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1st Place Nonfiction 2017 Summer Contest Where does a young man find his place in the world when he bounces between two points of being (“At home, we were Mexican interpretations of Americans; in school, we were American interpretations of Mexicans.”)? Although the Japanese graphic novel seems like the most unlikely comfort zone, this writer (and perpetual outsider) finds his kin in the anti-heroes and weirdoes of manga literature. Written with an unapologetic edgy tone, this essay builds its own linguistic and artistic landscapes in order to illustrate the nuances of Latinx identities. Stylistically rich and refreshingly unconventional, this essay is both intelligent critique of culture and education, and a grateful nod to those rebellious adolescents whose badge of honor was not fitting in. Rigoberto González

On Playing Yu-Gi-Oh as a Nerdy, Brown Kid in Houston Reyes Ramirez

I went to a middle and high school smack dab in Texan, white suburbia, like dudes asking girls out to homecoming with mums as intricate as peacock tails, dragging from a girl’s shoulder to the ground with bells, whistles, teddy bears, ribbons, picture frames, clocks, etc. white. Those same schools banned headwear to make sure the Black and Mexican-American kids couldn’t flex that they were in gangs or some shit and forced girls to leave school for the day if their fingertips went past their skirts. Meanwhile, a Mexican-American youth in a nearby high school would be beaten to an inch of his life, sodomized with a pipe, showered in bleach, and left to die in some ditch by his fellow, neo-Nazi schoolmates for allegedly attempting to kiss a white girl on the cheek; he survived the attack but would later commit suicide by launching himself off the side of a cruise ship. His name was David Ritcheson. So it goes. Que dios lo bendiga. What I’m saying is that as a brown kid in this environment, you try to find a community which will accept you so you can survive the bullshit that is a Texas public education school. My community at the time was composed of: two mixed White/Mexican-Americans (whom I’ll call Ryan and Ross, as they did have white-boy names), two straight-up Mexican-American brothers (Fernando and Miguel), one Honduran-American (Juan, the darkest skinned and most scrawny but surely, the smartest of us all), and myself, a mixed Mexican/Salvadoran-American (whom I’ll still call Reyes). My community was composed of many at its inception with white kids, a black kid, a Jewish kid, (all male, obviously) etc. But time worked its magic and they all found other communities where they fit in better. That is, after all, the greatest lesson of a public-school education: that people wander from one community to the next until they find the one that will give them the love they want; some will rot in communities they think are giving them that love Blue Mesa Review | 16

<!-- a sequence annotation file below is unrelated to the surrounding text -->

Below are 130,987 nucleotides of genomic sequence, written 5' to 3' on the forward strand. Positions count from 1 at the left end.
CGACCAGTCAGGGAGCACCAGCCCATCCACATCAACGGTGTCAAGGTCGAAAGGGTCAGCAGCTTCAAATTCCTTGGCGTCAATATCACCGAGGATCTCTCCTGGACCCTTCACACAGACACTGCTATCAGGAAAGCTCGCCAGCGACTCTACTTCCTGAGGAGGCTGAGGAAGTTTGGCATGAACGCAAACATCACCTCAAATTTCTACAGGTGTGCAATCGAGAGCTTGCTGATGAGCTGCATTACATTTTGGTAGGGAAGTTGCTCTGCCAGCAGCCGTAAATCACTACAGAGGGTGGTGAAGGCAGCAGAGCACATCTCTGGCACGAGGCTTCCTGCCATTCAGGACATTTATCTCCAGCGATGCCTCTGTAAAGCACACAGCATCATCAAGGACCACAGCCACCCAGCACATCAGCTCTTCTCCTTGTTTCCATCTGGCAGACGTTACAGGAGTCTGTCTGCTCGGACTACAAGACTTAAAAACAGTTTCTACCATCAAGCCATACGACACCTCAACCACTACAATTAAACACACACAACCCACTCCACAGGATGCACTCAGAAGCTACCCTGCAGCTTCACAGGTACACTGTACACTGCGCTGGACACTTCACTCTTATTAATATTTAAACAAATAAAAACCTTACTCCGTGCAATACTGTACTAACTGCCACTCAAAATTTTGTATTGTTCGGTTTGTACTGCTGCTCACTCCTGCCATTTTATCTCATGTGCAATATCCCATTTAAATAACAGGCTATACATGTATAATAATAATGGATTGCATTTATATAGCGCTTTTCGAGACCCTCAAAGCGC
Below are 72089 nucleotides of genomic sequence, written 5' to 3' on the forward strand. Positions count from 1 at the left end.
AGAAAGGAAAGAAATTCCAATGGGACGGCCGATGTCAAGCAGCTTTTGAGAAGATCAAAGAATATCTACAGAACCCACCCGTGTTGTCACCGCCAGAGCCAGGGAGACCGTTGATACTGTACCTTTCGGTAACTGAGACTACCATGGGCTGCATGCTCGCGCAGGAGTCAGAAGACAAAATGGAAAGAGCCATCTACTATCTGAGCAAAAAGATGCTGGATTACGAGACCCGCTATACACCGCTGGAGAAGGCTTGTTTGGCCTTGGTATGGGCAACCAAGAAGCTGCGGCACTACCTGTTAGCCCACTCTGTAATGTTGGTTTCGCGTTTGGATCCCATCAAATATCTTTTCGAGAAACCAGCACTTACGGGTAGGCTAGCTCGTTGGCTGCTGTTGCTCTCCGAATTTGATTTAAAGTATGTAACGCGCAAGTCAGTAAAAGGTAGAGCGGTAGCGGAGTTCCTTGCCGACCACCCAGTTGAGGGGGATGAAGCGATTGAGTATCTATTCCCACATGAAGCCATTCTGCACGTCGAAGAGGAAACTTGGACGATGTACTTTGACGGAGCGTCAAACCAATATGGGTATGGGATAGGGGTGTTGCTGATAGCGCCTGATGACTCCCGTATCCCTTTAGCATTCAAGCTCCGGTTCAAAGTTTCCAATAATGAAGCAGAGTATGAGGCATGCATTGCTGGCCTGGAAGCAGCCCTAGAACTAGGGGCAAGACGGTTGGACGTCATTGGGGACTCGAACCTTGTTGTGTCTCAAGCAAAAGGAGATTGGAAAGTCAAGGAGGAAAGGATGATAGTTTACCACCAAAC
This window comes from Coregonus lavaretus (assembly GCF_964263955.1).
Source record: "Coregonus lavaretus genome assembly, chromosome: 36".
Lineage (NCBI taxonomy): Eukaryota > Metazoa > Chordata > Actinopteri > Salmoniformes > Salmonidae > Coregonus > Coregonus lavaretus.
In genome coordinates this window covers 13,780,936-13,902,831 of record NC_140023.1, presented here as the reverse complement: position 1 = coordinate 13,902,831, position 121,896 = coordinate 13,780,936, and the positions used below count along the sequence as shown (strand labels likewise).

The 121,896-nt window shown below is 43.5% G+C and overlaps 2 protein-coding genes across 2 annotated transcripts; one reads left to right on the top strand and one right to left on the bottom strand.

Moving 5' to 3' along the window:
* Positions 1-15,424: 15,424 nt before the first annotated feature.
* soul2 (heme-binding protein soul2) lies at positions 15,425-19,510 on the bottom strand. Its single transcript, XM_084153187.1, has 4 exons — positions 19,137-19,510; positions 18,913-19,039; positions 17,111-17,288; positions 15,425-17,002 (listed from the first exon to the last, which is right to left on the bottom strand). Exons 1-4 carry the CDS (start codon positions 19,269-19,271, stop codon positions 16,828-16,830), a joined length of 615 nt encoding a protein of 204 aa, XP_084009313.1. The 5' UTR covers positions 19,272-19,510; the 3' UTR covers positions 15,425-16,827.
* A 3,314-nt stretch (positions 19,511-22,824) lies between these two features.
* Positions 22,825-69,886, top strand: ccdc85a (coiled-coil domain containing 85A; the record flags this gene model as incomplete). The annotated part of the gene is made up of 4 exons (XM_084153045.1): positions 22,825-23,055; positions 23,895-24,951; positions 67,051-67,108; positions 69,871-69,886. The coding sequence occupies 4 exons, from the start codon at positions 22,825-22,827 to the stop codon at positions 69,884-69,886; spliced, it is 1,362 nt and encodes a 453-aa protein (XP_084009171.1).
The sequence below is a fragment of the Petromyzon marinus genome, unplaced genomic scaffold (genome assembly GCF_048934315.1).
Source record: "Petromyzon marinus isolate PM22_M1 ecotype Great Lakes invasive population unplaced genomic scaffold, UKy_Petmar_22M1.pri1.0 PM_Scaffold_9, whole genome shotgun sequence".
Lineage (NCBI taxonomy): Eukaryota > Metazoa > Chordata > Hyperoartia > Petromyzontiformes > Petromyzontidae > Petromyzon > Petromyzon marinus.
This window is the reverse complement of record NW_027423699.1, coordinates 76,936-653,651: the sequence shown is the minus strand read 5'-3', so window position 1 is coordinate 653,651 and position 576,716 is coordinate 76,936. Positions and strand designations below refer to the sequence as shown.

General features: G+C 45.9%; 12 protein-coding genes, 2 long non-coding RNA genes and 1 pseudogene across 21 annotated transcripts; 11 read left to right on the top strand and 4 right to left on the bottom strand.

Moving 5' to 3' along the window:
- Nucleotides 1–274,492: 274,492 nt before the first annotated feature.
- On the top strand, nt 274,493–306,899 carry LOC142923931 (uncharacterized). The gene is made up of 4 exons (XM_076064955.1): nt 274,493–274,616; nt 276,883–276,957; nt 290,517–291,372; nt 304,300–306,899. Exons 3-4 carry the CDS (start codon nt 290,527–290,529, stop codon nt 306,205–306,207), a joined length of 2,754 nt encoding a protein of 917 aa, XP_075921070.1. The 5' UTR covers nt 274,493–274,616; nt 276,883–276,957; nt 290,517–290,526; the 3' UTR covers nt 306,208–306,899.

Blue Mesa Review Issue 36  
Blue Mesa Review Issue 36